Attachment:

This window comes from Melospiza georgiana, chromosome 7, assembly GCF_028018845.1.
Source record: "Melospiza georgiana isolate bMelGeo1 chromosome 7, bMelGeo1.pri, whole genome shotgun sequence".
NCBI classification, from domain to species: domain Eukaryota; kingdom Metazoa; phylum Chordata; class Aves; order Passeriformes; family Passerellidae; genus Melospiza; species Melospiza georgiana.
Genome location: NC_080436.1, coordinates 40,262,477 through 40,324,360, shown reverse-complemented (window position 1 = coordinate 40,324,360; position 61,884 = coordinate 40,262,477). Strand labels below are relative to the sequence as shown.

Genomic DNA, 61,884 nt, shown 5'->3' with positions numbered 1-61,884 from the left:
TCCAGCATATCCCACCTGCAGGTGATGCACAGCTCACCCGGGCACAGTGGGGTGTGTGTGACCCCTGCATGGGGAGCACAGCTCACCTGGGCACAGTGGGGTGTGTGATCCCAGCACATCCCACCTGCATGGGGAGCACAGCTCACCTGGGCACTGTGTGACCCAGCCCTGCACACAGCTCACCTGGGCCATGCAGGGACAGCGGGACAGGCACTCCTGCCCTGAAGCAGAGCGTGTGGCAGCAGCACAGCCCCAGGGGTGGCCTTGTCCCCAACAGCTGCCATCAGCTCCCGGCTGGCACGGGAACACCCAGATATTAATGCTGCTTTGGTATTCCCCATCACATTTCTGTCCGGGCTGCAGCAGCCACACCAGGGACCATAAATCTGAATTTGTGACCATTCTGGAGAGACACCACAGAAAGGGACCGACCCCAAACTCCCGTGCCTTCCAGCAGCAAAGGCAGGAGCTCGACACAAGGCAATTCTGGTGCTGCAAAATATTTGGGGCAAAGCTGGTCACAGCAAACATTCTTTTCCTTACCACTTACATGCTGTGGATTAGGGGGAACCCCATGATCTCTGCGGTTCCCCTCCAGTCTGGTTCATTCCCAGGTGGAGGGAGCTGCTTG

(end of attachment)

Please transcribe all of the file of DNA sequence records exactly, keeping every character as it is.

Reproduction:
This window comes from Melospiza georgiana, chromosome 7, assembly GCF_028018845.1.
Source record: "Melospiza georgiana isolate bMelGeo1 chromosome 7, bMelGeo1.pri, whole genome shotgun sequence".
NCBI classification, from domain to species: domain Eukaryota; kingdom Metazoa; phylum Chordata; class Aves; order Passeriformes; family Passerellidae; genus Melospiza; species Melospiza georgiana.
Genome location: NC_080436.1, coordinates 40,262,477 through 40,324,360, shown reverse-complemented (window position 1 = coordinate 40,324,360; position 61,884 = coordinate 40,262,477). Strand labels below are relative to the sequence as shown.

Genomic DNA, 61,884 nt, shown 5'->3' with positions numbered 1-61,884 from the left:
TCCAGCATATCCCACCTGCAGGTGATGCACAGCTCACCCGGGCACAGTGGGGTGTGTGTGACCCCTGCATGGGGAGCACAGCTCACCTGGGCACAGTGGGGTGTGTGATCCCAGCACATCCCACCTGCATGGGGAGCACAGCTCACCTGGGCACTGTGTGACCCAGCCCTGCACACAGCTCACCTGGGCCATGCAGGGACAGCGGGACAGGCACTCCTGCCCTGAAGCAGAGCGTGTGGCAGCAGCACAGCCCCAGGGGTGGCCTTGTCCCCAACAGCTGCCATCAGCTCCCGGCTGGCACGGGAACACCCAGATATTAATGCTGCTTTGGTATTCCCCATCACATTTCTGTCCGGGCTGCAGCAGCCACACCAGGGACCATAAATCTGAATTTGTGACCATTCTGGAGAGACACCACAGAAAGGGACCGACCCCAAACTCCCGTGCCTTCCAGCAGCAAAGGCAGGAGCTCGACACAAGGCAATTCTGGTGCTGCAAAATATTTGGGGCAAAGCTGGTCACAGCAAACATTCTTTTCCTTACCACTTACATGCTGTGGATTAGGGGGAACCCCATGATCTCTGCGGTTCCCCTCCAGTCTGGTTCATTCCCAGGTGGAGGGAGCTGCTTG